“Gorgeous is the best way to describe Forza Horizon 3.”
Gorgeous is the best way to describe Forza Horizon 3. It’s safe to say that it is the best looking open-world racing game ever. The developers claim the open-world is twice the size of it’s predecessor and it sure seems like it. Australia is beautifully represented and includes it’s best sight-seeing opportunities. I may as well cross “Australia” off my personal places-to-go bucket list since it’s like I’ve already been there. Then there are the cars – they’re incredible to look at and include so much detail. It was nice to see some of my favourites such as the Aston Martin DB5 (1964) and Jaguar XJ220 (1993). Unfortunately, Forza Horizon 3 does not include the Volkswagen brand. My hopes of racing my first car, a 1992 Volkswagen Jetta Turbo Diesel, have once again been dashed. There is one bizarre visual issue that is worth mentioning – some cars in the distance often have very disproportionately bright head lights/tail lights and can be pretty distracting – likely a glitch, and hopefully it’ll be patched.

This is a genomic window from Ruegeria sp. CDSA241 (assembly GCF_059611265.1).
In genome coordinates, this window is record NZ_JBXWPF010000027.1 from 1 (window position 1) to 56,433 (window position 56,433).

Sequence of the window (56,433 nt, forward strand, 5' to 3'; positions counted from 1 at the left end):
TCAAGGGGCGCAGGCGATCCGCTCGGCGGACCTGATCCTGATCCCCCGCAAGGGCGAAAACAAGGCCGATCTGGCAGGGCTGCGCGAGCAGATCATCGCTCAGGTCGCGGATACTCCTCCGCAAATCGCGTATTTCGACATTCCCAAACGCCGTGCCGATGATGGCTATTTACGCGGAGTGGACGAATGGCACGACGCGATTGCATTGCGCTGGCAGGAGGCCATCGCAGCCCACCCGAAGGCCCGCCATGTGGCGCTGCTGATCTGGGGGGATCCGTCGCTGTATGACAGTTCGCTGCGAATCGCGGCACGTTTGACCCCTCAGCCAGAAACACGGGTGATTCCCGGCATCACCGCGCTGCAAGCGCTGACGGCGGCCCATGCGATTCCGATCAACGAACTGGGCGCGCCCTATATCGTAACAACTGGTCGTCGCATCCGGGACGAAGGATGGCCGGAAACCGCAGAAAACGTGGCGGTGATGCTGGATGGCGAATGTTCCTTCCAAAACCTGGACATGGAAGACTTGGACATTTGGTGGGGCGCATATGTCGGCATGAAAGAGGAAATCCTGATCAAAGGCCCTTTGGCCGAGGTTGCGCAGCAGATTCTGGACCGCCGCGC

The voice work in Horizon 3 is well done. Your mechanic, Warren, will pop in the occasional joke from time to time. Case in point, one of Horizon 3’s new features is the ability to choose your own license plate. Try putting a little profanity on that license plate and Warren will crack a joke about it (just don’t tell your parents that I told you to try that…). As usual, the soundtrack is great, with a diverse collection of stations all hosted by their own unique DJ. One huge missed opportunity is the lack of an Australian radio station which could have featured Australian artists like Gotye, Midnight Oil, Kylie Minogue, Wolfmother, Savage Garden and, of course, Men at Work (“Do you come from a land down under?”). One neat new feature added is the “Skill Song” which each radio station will play on occasion. During a Skill Song, any skills points earned will be doubled (skill points will allow you to unlock Perks, which give you various benefits like increased XP for certain skills). The developers have also integrated Microsoft’s Groove Music station which allows you to stream your own curated list of music. Groove Music does require a subscription, but you’ll get a 14 day trial to see if it’s worth the extra expense.